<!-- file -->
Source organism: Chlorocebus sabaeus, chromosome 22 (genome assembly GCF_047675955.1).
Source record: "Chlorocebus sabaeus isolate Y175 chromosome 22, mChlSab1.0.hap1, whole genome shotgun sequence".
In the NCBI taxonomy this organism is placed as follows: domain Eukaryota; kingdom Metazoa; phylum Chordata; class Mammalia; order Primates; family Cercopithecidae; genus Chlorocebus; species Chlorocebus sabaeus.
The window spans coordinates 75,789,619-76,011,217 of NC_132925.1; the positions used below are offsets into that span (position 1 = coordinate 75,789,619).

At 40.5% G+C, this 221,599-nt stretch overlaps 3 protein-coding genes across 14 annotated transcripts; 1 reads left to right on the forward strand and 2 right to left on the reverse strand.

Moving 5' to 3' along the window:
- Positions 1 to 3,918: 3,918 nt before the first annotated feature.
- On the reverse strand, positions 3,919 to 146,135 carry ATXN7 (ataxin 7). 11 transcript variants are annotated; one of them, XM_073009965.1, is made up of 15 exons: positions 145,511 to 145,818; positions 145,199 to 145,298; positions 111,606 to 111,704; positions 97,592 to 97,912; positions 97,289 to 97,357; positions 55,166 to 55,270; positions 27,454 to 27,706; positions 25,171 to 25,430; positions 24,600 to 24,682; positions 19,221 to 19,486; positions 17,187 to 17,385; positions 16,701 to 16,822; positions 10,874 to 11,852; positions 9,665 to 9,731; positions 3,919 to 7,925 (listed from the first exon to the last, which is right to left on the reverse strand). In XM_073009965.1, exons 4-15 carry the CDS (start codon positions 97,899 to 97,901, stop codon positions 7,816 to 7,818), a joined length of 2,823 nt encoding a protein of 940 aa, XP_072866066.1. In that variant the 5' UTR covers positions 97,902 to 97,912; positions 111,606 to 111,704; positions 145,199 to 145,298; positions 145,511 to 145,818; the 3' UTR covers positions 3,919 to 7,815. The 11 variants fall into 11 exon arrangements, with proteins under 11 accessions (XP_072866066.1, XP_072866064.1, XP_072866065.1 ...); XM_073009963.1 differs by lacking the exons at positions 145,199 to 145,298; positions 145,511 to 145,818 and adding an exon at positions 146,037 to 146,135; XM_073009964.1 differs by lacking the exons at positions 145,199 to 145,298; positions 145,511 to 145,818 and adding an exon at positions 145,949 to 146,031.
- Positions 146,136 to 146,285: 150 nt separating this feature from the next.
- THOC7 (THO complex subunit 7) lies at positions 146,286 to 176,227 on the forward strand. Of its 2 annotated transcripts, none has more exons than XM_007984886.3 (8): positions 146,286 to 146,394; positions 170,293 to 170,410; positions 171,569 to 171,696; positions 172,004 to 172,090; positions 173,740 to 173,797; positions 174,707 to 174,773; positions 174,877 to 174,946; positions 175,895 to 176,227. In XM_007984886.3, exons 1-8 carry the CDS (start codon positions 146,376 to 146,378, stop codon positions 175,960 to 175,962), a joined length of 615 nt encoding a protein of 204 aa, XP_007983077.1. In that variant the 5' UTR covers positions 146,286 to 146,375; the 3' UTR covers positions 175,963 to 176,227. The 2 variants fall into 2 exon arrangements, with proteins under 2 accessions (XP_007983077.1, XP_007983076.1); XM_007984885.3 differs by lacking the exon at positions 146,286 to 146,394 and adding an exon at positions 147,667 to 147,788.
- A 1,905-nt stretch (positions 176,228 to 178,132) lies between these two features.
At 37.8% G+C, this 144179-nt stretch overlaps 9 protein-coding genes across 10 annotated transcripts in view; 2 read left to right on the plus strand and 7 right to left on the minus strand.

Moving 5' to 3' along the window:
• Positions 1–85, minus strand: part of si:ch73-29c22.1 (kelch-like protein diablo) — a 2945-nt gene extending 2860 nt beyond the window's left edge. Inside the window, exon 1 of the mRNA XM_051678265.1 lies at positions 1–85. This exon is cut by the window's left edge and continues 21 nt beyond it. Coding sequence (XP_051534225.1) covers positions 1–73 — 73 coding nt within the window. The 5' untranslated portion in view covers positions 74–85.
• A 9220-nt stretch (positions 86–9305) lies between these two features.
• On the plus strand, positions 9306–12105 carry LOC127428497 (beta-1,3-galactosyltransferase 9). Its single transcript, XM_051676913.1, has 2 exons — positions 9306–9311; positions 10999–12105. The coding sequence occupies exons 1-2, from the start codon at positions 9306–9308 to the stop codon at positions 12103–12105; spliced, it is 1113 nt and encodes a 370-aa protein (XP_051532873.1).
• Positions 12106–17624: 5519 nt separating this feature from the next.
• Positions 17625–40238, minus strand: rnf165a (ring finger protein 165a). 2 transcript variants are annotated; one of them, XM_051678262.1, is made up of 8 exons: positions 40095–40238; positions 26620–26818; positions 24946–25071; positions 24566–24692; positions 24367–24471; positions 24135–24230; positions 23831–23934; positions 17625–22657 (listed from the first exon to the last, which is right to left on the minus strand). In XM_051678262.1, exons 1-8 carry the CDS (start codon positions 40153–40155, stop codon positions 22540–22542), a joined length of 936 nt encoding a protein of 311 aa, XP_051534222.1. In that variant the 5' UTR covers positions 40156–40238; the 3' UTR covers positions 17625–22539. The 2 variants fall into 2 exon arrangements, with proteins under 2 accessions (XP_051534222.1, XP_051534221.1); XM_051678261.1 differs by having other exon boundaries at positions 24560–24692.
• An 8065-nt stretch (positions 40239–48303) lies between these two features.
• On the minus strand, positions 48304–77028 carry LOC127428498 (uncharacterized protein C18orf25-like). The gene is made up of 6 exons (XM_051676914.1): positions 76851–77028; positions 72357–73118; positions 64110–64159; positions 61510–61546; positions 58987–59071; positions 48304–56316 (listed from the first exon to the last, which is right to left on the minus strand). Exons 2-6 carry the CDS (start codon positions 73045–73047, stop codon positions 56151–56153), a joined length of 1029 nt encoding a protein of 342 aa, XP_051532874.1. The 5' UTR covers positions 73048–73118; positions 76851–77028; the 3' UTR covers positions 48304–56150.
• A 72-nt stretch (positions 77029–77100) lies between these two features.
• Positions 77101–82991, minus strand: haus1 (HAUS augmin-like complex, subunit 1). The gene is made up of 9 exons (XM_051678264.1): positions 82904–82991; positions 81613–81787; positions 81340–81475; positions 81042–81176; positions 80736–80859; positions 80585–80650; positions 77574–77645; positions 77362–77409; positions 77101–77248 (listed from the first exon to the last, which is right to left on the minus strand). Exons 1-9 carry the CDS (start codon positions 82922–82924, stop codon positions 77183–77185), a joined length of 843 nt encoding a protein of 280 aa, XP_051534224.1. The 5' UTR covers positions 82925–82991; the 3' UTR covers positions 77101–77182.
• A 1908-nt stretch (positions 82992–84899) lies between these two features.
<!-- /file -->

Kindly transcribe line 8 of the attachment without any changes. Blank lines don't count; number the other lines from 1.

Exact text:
- On the reverse strand, positions 3,919 to 146,135 carry ATXN7 (ataxin 7). 11 transcript variants are annotated; one of them, XM_073009965.1, is made up of 15 exons: positions 145,511 to 145,818; positions 145,199 to 145,298; positions 111,606 to 111,704; positions 97,592 to 97,912; positions 97,289 to 97,357; positions 55,166 to 55,270; positions 27,454 to 27,706; positions 25,171 to 25,430; positions 24,600 to 24,682; positions 19,221 to 19,486; positions 17,187 to 17,385; positions 16,701 to 16,822; positions 10,874 to 11,852; positions 9,665 to 9,731; positions 3,919 to 7,925 (listed from the first exon to the last, which is right to left on the reverse strand). In XM_073009965.1, exons 4-15 carry the CDS (start codon positions 97,899 to 97,901, stop codon positions 7,816 to 7,818), a joined length of 2,823 nt encoding a protein of 940 aa, XP_072866066.1. In that variant the 5' UTR covers positions 97,902 to 97,912; positions 111,606 to 111,704; positions 145,199 to 145,298; positions 145,511 to 145,818; the 3' UTR covers positions 3,919 to 7,815. The 11 variants fall into 11 exon arrangements, with proteins under 11 accessions (XP_072866066.1, XP_072866064.1, XP_072866065.1 ...); XM_073009963.1 differs by lacking the exons at positions 145,199 to 145,298; positions 145,511 to 145,818 and adding an exon at positions 146,037 to 146,135; XM_073009964.1 differs by lacking the exons at positions 145,199 to 145,298; positions 145,511 to 145,818 and adding an exon at positions 145,949 to 146,031.